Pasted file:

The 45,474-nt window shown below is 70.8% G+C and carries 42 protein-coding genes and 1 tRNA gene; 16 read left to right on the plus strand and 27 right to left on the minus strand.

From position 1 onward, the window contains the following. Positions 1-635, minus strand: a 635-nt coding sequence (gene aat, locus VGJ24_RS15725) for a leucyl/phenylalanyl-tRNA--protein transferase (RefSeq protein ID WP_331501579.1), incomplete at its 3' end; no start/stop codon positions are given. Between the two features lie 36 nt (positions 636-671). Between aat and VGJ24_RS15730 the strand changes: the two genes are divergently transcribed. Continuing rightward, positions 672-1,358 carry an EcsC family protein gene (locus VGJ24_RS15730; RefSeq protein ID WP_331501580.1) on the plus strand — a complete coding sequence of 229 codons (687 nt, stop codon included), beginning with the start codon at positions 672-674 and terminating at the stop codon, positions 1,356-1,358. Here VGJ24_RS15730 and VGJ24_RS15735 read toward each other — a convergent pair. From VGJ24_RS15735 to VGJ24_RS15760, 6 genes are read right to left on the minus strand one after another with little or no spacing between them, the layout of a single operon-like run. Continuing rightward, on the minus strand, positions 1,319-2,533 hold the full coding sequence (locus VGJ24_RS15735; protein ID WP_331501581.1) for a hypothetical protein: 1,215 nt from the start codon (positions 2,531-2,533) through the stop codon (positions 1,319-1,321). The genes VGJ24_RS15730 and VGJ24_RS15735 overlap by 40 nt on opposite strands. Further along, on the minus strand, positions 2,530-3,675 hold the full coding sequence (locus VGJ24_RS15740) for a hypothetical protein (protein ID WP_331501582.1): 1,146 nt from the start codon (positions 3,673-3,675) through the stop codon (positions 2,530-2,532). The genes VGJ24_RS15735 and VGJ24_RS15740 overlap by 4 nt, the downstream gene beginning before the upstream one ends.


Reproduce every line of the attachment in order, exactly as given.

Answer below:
The 45,474-nt window shown below is 70.8% G+C and carries 42 protein-coding genes and 1 tRNA gene; 16 read left to right on the plus strand and 27 right to left on the minus strand.

From position 1 onward, the window contains the following. Positions 1-635, minus strand: a 635-nt coding sequence (gene aat, locus VGJ24_RS15725) for a leucyl/phenylalanyl-tRNA--protein transferase (RefSeq protein ID WP_331501579.1), incomplete at its 3' end; no start/stop codon positions are given. Between the two features lie 36 nt (positions 636-671). Between aat and VGJ24_RS15730 the strand changes: the two genes are divergently transcribed. Continuing rightward, positions 672-1,358 carry an EcsC family protein gene (locus VGJ24_RS15730; RefSeq protein ID WP_331501580.1) on the plus strand — a complete coding sequence of 229 codons (687 nt, stop codon included), beginning with the start codon at positions 672-674 and terminating at the stop codon, positions 1,356-1,358. Here VGJ24_RS15730 and VGJ24_RS15735 read toward each other — a convergent pair. From VGJ24_RS15735 to VGJ24_RS15760, 6 genes are read right to left on the minus strand one after another with little or no spacing between them, the layout of a single operon-like run. Continuing rightward, on the minus strand, positions 1,319-2,533 hold the full coding sequence (locus VGJ24_RS15735; protein ID WP_331501581.1) for a hypothetical protein: 1,215 nt from the start codon (positions 2,531-2,533) through the stop codon (positions 1,319-1,321). The genes VGJ24_RS15730 and VGJ24_RS15735 overlap by 40 nt on opposite strands. Further along, on the minus strand, positions 2,530-3,675 hold the full coding sequence (locus VGJ24_RS15740) for a hypothetical protein (protein ID WP_331501582.1): 1,146 nt from the start codon (positions 3,673-3,675) through the stop codon (positions 2,530-2,532). The genes VGJ24_RS15735 and VGJ24_RS15740 overlap by 4 nt, the downstream gene beginning before the upstream one ends.